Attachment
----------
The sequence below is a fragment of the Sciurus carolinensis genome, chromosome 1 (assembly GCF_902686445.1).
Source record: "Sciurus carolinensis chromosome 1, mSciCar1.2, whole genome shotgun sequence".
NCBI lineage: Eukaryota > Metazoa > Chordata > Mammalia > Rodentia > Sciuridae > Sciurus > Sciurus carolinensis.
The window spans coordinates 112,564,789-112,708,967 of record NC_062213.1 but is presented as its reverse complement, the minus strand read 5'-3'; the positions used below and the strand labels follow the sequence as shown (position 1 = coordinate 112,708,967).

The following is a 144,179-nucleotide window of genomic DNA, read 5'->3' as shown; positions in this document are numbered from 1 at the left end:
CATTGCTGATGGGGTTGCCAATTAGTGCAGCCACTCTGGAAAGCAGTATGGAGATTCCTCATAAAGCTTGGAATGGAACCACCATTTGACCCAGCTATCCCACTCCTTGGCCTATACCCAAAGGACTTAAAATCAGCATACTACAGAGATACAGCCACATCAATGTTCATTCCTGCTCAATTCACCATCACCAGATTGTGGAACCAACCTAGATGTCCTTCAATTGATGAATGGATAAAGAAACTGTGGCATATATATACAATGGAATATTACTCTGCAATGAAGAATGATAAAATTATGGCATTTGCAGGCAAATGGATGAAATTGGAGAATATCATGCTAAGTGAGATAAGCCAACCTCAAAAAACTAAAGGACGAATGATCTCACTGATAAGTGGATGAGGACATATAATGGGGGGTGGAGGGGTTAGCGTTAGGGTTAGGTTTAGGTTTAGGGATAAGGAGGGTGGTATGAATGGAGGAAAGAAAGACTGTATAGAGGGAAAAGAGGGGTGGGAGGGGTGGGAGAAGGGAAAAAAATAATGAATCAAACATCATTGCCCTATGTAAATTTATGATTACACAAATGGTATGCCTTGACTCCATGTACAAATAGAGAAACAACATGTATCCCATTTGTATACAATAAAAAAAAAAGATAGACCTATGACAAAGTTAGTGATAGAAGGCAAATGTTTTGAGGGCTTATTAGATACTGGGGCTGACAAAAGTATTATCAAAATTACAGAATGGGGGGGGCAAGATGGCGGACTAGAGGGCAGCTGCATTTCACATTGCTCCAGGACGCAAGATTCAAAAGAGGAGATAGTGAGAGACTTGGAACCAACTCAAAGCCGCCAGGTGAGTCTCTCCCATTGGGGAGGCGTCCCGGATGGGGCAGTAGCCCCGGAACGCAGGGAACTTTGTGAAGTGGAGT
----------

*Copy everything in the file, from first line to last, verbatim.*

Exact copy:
The sequence below is a fragment of the Sciurus carolinensis genome, chromosome 1 (assembly GCF_902686445.1).
Source record: "Sciurus carolinensis chromosome 1, mSciCar1.2, whole genome shotgun sequence".
NCBI lineage: Eukaryota > Metazoa > Chordata > Mammalia > Rodentia > Sciuridae > Sciurus > Sciurus carolinensis.
The window spans coordinates 112,564,789-112,708,967 of record NC_062213.1 but is presented as its reverse complement, the minus strand read 5'-3'; the positions used below and the strand labels follow the sequence as shown (position 1 = coordinate 112,708,967).

The following is a 144,179-nucleotide window of genomic DNA, read 5'->3' as shown; positions in this document are numbered from 1 at the left end:
CATTGCTGATGGGGTTGCCAATTAGTGCAGCCACTCTGGAAAGCAGTATGGAGATTCCTCATAAAGCTTGGAATGGAACCACCATTTGACCCAGCTATCCCACTCCTTGGCCTATACCCAAAGGACTTAAAATCAGCATACTACAGAGATACAGCCACATCAATGTTCATTCCTGCTCAATTCACCATCACCAGATTGTGGAACCAACCTAGATGTCCTTCAATTGATGAATGGATAAAGAAACTGTGGCATATATATACAATGGAATATTACTCTGCAATGAAGAATGATAAAATTATGGCATTTGCAGGCAAATGGATGAAATTGGAGAATATCATGCTAAGTGAGATAAGCCAACCTCAAAAAACTAAAGGACGAATGATCTCACTGATAAGTGGATGAGGACATATAATGGGGGGTGGAGGGGTTAGCGTTAGGGTTAGGTTTAGGTTTAGGGATAAGGAGGGTGGTATGAATGGAGGAAAGAAAGACTGTATAGAGGGAAAAGAGGGGTGGGAGGGGTGGGAGAAGGGAAAAAAATAATGAATCAAACATCATTGCCCTATGTAAATTTATGATTACACAAATGGTATGCCTTGACTCCATGTACAAATAGAGAAACAACATGTATCCCATTTGTATACAATAAAAAAAAAAGATAGACCTATGACAAAGTTAGTGATAGAAGGCAAATGTTTTGAGGGCTTATTAGATACTGGGGCTGACAAAAGTATTATCAAAATTACAGAATGGGGGGGGCAAGATGGCGGACTAGAGGGCAGCTGCATTTCACATTGCTCCAGGACGCAAGATTCAAAAGAGGAGATAGTGAGAGACTTGGAACCAACTCAAAGCCGCCAGGTGAGTCTCTCCCATTGGGGAGGCGTCCCGGATGGGGCAGTAGCCCCGGAACGCAGGGAACTTTGTGAAGTGGAGT